When you’re hiking with a native Italian, he is bound to explain the local flora and fauna. Nino served us up an edible buffet as we hiked along – several different varieties of thyme, rosemary, wild fennel and the most peppery arugula (wild rocket) that we’ve ever tasted. As a chef and someone who loves the outdoors, I loved learning about the local landscape. You wouldn’t get this same experience if you did this hike on your own.
The Path of the Gods trail ends in the village of Nocelle where from there you must hike down approximately 1,500 steps to reach the center of Positano. A little ways before we reached Nocelle, we made a loop and started walking a trail slightly higher above the way we came so we could return to our starting point at Bomerano.

In Bomerano, we took refuge from the rain at the small café of Il Caffé degli Dei where we had an espresso and homemade lemon granita. What a sweet way to end our spectacular hike along the Path of the Gods!


Friday, April 12, 2019

After the pink magnolia trees, the cherry trees begin to bloom in London, making bits of this city look like fluffy cotton candy dreams for a few fleeting weeks.

Cherry blossoms are normally supposed to appear in March and April, but I saw my first pink blooms in late February. Actually, our spring weather this year has been pretty wacky. In fact, late February was warmer than the entire month of March; and now in the middle of April, we are still experiencing near freezing temps at night. What is going on?

Different varieties of cherry trees blossom at different times. I also think that certain neighborhoods in London have different weather patterns or temperatures that effect when certain things bloom.

Well, read below to learn where to find some of your own pretty cherry blossoms, either right now or for next season.

Eltham Palace and Gardens
At the end of February, we cycled 13 miles from Clapham Junction to Eltham Palace and Gardens in East London, which is probably best known as the childhood home of King Henry VIII. Today, this English Heritage property is a unique marriage between a Tudor palace and a 1930s millionaire’s mansion. Surprisingly, the nearby neighborhoods and around the palace were already awash with cherry blossoms.
Regent’s Park
In mid-March, I re-discovered the beautiful grove of pink-blossomed trees at the southern end of Avenue Gardens in Regent’s Park. There are lots of photo opportunities here! If you continue walking north through the green park, you’ll end up in Camden, where it’s mandatory you grab a pint at one of the many local pubs.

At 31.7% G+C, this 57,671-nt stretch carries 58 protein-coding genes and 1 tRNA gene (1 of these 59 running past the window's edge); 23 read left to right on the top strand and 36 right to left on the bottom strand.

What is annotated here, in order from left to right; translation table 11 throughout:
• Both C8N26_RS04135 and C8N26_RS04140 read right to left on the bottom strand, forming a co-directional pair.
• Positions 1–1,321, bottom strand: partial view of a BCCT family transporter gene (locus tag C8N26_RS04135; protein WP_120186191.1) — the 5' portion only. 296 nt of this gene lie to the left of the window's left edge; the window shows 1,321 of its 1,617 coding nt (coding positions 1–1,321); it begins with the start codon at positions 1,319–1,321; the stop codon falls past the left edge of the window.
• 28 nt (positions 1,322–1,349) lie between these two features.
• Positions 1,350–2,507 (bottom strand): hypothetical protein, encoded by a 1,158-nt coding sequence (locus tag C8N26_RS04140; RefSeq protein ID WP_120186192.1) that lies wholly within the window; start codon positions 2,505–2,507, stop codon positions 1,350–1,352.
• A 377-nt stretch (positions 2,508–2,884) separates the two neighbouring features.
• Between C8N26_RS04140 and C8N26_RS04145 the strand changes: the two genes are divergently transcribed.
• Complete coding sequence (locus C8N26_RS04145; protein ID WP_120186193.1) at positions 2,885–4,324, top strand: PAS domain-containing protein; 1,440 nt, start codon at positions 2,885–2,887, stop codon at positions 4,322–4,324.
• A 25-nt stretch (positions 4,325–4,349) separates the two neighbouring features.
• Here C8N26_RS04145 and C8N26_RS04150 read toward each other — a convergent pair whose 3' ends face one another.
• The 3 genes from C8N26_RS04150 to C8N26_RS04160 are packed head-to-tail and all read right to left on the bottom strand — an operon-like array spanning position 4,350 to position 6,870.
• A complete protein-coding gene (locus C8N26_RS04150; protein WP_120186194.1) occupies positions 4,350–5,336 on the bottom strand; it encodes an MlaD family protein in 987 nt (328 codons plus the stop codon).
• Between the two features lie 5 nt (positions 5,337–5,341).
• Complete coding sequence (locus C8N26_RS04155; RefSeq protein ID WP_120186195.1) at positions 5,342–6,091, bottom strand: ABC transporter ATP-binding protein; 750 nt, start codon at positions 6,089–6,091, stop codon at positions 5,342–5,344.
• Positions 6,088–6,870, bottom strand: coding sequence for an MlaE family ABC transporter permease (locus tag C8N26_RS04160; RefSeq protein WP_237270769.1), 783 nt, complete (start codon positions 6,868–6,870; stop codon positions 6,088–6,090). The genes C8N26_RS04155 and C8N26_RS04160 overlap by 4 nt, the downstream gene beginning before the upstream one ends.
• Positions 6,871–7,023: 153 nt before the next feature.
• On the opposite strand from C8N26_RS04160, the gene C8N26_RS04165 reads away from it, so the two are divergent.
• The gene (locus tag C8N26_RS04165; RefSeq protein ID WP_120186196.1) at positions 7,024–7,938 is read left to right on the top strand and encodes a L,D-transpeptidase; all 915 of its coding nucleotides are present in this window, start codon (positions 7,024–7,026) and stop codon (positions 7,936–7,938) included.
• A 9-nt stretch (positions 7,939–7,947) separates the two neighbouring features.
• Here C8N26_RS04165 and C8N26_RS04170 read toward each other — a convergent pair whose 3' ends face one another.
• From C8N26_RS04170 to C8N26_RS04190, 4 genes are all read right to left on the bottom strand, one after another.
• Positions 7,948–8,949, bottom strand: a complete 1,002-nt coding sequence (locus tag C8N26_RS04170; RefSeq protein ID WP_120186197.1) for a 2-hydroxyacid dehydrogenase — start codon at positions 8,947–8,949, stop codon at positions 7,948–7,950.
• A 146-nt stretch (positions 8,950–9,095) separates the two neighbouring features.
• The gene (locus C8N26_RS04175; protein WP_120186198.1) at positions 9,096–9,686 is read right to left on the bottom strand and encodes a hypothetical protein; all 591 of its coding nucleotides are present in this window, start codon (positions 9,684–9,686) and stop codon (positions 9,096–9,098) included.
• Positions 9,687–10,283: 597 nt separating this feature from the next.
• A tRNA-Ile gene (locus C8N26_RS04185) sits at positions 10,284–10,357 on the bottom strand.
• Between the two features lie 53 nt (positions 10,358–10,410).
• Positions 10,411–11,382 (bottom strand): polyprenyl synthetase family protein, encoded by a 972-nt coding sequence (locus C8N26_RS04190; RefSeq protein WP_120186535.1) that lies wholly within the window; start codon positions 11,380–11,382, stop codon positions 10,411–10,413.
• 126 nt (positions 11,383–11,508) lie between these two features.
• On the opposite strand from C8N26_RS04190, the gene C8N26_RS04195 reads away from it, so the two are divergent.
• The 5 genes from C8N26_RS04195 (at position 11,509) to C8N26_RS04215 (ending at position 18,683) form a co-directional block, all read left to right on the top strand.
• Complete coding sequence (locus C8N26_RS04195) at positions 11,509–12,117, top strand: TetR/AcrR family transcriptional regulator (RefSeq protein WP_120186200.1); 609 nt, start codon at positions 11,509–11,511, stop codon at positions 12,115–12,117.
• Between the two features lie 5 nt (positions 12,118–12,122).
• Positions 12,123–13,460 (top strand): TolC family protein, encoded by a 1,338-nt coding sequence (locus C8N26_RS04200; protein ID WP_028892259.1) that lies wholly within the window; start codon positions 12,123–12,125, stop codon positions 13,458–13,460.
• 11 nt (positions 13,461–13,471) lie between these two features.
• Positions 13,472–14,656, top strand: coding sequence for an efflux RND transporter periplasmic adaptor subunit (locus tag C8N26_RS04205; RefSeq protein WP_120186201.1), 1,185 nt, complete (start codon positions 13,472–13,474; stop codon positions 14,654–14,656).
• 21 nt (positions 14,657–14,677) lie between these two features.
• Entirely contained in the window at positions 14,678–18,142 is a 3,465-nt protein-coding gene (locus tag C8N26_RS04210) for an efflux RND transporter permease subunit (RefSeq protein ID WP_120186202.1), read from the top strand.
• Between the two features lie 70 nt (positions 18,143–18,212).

St. James Park
At the end of March, I finally had a chance to get over to say hello to the Queen. Just kidding. But I did walk past the Buckingham Palace and then wandered around nearby St. James Park to admire the cherry blossoms. While this park is quite pretty and filled with all sorts of birds, I usually avoid going here because there are too many tourists. Don’t miss the pretty pink pelicans if you stop here as well.
Kew Gardens
Since we’re members, I’ve already been to Kew Gardens three or four times this year. My recent visit in April meant a surprise sneak peek at the amazing exhibit of Dale Chihuly, an American artist that specializes in blown glass. The exhibit officially opens tomorrow (April 13th) and runs through October, so I can’t wait to return and see more of it.

Don’t miss the cherry blossom trees near the Temperate House. You’ll also find Chhuly’s striking, fiery Cattails and Copper Birch Reeds sculptures here.
Greenwich Park
Besides attending a concert at the O2 center in the autumn, I hadn’t been to Greenwich for two years. Getting to Greenwich is a trek from where we live – more than an hour involving two trains or a train and a bus. But I finally went this week to take photos of the cherry blossoms. Coming from Blackheath station, you’ll be entering Greenwich Park from the south where you’ll find several pretty cherry trees awash with pink and white blossoms near the old Deer Park.
Approximately, 100 selfies later taken by my camera remote in Greenwich Park.
Wearing my red and white cherry dress that I bought in Istanbul when we lived there. 
However, the main event at Greenwich Park is a Japanese-style cherry blossom tunnel, which is located on a straight path to the west of the Observatory and Planetarium. If you have the patience, you’ll have to wait a long time to take a photo without people in it or edit them out later. These cherry trees are super popular on Instagram if you search for recent photos of #greenwichpark.
Battersea Park
Since we live near Battersea Park, it’s easy to check out the changing seasons here. There’s an area in the southwest corner of the park which I like to refer to as cherry blossom row. My husband still doesn’t understand what area of the park I am referring to when I tell to meet me by the cherry trees. Sigh!